Every Day Carry Knives
by Leonard Benton
I was told, and I believe, that you should never take something to war that you are afraid to lose. We are talking about possessions of the object kind, not your life. It is one thing to have a tool that fits the bill and is something you spent a great deal of money on. It is another to value the tool too much to the point you might risk your life if you lost it.
Good luck charms are okay, but family heirlooms are not something taken into the sandbox lightly. And yet some, and I am one of them, still took knives that had been with me for a while and that I fully expected to use, abuse, and perhaps lose.
There are cheap knives out there. Any gas station can show you a selection of outlandish folders that they claim are “tactical” and while they all cut, how long they last is a different story. Quality can still be bought at a reasonable price depending upon what you want but we all have our ideas.
There are several things I look for in a tactical folder that I will not do without to the point that I only buy that kind of knife. Here is my list, my reasons, and my brand of preference. What are yours?
- Tip down carry: We all know that operator head space and timing is a great part of self inflicted cuts to our hands because we did something dumb. However, in a tactical folder, I must have tip down carry. I am not even sure why anyone would consider anything else except that proper clip mounting is a more challenging prospect when the mounting hardware has to contend with the action of the blade opening. But I am not a fan of sticking my hand into my pocket and getting impaled or lacerated because the blade opened up.
- Blade length: 3 inches is plenty, and no that is not what she said. The military, outside of combat zones, gets particular about blade length and state laws are just as confining. I have seen tactical folders that had larger profiles closed that some fixed blades and wondered at the sanity or testosterone deficiency of the owner. The tactical folder exists to provide you with a quality blade backup when the larger fixed blade is not available or not practical. It is not a substitute. If you are carrying a folding machete in your pocket, you need to re-evaluate your life choices.
- Non-Serrated: I only have one knife in my possession that has serrations on the blade at the base. It was a gift. I don’t prefer a blade with a mixed edge. I want a plain edge and I like it that way. While there is nothing wrong with serrated blades or even mixed, I prefer a plain edge.
- Blade type Drop Point: there are many blade styles but a simple and clean drop point is the one I prefer the most. It gets the job done and sharpening does not require any extras. It helps that this is the most common type but I like it.
- Handle material: I prefer titanium if I can get it. I have carried a titanium handle folder for the last 15 years and love both knives. I have recently added a G10 handle and it is decent. I want a thin profile with lots of strength and I love the feel of titanium.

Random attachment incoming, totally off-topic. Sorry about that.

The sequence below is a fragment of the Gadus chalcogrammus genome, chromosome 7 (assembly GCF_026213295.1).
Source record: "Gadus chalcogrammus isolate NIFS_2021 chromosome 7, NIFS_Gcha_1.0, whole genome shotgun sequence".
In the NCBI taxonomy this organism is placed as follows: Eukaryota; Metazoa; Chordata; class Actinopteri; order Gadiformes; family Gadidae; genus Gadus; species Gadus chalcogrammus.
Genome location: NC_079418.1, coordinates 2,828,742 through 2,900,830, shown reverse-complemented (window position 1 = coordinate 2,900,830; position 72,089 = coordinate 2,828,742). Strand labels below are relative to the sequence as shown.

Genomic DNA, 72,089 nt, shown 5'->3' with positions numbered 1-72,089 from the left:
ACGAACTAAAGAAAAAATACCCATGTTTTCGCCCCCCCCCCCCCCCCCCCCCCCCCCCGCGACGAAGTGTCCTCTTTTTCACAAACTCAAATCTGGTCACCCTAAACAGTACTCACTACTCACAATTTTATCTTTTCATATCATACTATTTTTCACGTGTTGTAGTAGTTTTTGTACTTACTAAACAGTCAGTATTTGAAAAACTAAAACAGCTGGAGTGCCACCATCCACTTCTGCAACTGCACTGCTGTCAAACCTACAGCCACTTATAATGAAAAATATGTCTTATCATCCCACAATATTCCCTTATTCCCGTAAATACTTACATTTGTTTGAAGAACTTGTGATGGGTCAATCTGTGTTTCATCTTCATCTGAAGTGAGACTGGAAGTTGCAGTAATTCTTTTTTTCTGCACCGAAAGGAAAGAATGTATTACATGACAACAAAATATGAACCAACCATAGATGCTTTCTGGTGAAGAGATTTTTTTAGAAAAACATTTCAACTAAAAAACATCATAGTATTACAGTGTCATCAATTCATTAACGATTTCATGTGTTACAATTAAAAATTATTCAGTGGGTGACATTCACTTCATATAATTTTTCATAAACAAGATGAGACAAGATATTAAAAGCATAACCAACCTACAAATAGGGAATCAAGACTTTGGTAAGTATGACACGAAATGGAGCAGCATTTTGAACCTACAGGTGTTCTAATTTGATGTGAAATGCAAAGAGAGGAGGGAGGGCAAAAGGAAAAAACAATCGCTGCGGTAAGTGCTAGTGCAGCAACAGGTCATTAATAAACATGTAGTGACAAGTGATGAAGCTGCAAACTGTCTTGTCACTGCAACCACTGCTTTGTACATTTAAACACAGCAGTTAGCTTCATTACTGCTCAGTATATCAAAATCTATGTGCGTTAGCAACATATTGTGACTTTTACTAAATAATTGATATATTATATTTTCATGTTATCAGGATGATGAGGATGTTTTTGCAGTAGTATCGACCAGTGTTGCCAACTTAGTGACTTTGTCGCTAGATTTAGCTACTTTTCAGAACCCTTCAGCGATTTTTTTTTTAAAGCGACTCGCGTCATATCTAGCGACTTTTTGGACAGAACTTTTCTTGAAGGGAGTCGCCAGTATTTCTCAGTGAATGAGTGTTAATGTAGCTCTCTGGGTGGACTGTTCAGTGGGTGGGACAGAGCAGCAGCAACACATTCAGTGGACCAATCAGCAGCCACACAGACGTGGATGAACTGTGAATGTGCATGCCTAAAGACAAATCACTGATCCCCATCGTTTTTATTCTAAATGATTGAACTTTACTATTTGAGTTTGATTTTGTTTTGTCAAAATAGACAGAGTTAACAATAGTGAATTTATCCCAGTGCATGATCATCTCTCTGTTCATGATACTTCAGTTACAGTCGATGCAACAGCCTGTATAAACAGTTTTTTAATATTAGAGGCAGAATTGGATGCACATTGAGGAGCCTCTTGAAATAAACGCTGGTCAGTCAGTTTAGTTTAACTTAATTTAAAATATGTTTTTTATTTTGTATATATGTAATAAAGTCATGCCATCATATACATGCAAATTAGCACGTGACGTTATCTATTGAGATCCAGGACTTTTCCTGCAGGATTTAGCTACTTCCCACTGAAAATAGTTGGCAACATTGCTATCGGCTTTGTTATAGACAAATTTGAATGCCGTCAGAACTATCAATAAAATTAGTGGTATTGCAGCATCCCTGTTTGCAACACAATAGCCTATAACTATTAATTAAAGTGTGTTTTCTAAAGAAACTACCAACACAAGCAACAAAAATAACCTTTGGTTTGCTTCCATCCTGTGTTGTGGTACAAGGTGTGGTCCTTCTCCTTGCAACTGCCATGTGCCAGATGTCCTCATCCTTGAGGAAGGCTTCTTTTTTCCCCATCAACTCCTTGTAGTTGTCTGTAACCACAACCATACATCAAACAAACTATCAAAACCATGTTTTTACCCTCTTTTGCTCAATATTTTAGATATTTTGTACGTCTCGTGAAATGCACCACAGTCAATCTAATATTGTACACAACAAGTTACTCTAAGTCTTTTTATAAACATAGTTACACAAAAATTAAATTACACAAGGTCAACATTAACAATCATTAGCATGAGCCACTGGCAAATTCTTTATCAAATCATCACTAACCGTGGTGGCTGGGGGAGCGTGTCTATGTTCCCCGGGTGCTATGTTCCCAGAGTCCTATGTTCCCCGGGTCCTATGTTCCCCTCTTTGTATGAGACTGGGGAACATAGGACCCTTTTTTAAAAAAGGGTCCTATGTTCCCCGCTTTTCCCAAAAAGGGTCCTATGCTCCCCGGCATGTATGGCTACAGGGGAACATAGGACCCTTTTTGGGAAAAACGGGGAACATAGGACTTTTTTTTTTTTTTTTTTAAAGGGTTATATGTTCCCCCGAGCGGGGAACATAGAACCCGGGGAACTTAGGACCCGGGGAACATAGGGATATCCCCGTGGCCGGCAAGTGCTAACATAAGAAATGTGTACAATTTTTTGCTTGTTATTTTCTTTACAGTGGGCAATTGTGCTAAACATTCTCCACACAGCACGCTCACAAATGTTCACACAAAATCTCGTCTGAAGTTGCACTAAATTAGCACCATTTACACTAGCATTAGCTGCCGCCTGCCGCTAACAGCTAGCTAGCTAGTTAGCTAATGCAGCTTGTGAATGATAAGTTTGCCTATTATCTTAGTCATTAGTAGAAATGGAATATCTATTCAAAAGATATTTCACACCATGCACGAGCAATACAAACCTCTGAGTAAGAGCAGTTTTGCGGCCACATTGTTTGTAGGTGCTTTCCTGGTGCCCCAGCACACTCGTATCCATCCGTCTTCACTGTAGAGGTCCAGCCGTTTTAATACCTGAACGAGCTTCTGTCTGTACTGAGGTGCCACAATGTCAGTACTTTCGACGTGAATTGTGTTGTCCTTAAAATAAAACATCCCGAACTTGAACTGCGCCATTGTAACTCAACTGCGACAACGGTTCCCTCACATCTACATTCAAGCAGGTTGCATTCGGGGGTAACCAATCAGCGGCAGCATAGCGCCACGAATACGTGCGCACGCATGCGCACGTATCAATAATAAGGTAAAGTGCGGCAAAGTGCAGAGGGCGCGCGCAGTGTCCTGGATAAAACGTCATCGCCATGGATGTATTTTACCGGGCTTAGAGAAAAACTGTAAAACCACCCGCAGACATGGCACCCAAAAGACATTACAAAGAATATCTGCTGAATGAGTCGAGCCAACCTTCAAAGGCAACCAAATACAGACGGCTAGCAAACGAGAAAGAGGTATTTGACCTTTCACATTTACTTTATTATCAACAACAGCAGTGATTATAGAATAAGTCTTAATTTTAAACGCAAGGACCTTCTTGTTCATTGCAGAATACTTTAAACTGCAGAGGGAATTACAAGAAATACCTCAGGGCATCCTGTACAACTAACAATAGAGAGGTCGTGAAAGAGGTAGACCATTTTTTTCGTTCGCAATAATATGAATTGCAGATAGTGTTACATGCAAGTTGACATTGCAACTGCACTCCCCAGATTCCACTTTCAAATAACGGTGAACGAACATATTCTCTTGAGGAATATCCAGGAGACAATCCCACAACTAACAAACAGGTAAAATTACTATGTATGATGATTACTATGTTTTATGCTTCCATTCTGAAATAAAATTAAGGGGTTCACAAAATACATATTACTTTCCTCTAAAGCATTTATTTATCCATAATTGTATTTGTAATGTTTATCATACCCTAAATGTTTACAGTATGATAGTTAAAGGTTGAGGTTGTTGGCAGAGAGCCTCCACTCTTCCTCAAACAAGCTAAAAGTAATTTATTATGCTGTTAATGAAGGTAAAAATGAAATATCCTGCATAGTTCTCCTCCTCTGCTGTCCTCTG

- Assisted opening: Tactical folders are something that you need to get into action with one hand and do it quickly. While I have manual openers that you can get into operation with ease, assisted opening in a tactical folder is the way to go. Most importantly is an assisted opener you can adjust the tension on. Being able to tune the knife action is a must. If I cannot adjust it to my tastes, I don’t carry it. And at the same time, the adjustments have to stay in tune. I don’t want self inflicted damage because the action got so lose that it was opening in my pocket. Fully automatic is nice but not available for carry in every location and except as a collector items, not very useful if you cannot carry it.
I did not mention cost because that can vary. I am willing, and have, spent up to $300.00 dollars on a nice tactical folder. I might be convinced to spend more but not by much. There are some art pieces out there that cost dearly but they are beautiful. I am not buying something for its beauty. Nor am I willing to go out on a limb for a custom knife maker. I have seen some awesome blades that I would love to have but not at the price they need to make in order to stay in business.
My brand of choice that fits the bill is Benchmade. I have owned a Pinnacle tactical folder since 2000 and have always had one in my pocket in peace and war. When I replaced it, I went with a Subrosa and I have a Torrent as well. The first knife I gave to my daughter was a Benchmade and the next one I buy will one as well.
So what is your brand? Do you want cheap that will cut but is not something you really care about or are you the type that will spend the big bucks because you want the most quality you can get?
This first appeared in The Havok Journal February 19, 2019.
Leonard O. Benton is retired from active duty military service with 24 years and two combat deployments to Iraq. He left the Regular Army after 10 years and became a National Guard Recruiter for his first tour in the AGR program followed by over 10 years in Operations as Force Protection, CBRN and three years as C-IED. He has an Associates degree and is currently working on his Bachelor’s. He is an amateur metal smith and when he is not working or writing he can often be found in his shop pounding away in the attempt to transform a lump of metal into an icon of beauty or function. His years of operational planning, threat analysis, and a deeply cynical view of our imperfect world leads him to focus on world events and cultural beliefs that tend to cause the most friction and chaos in the world around us. He is a libertarian and he believes in personal freedoms and accountability. The Havok Journal gave him an outlet to express the things he sees wrong in the world and the opportunity to once again provide advice on how to fix it. Leonard can be contacted a firstname.lastname@example.org.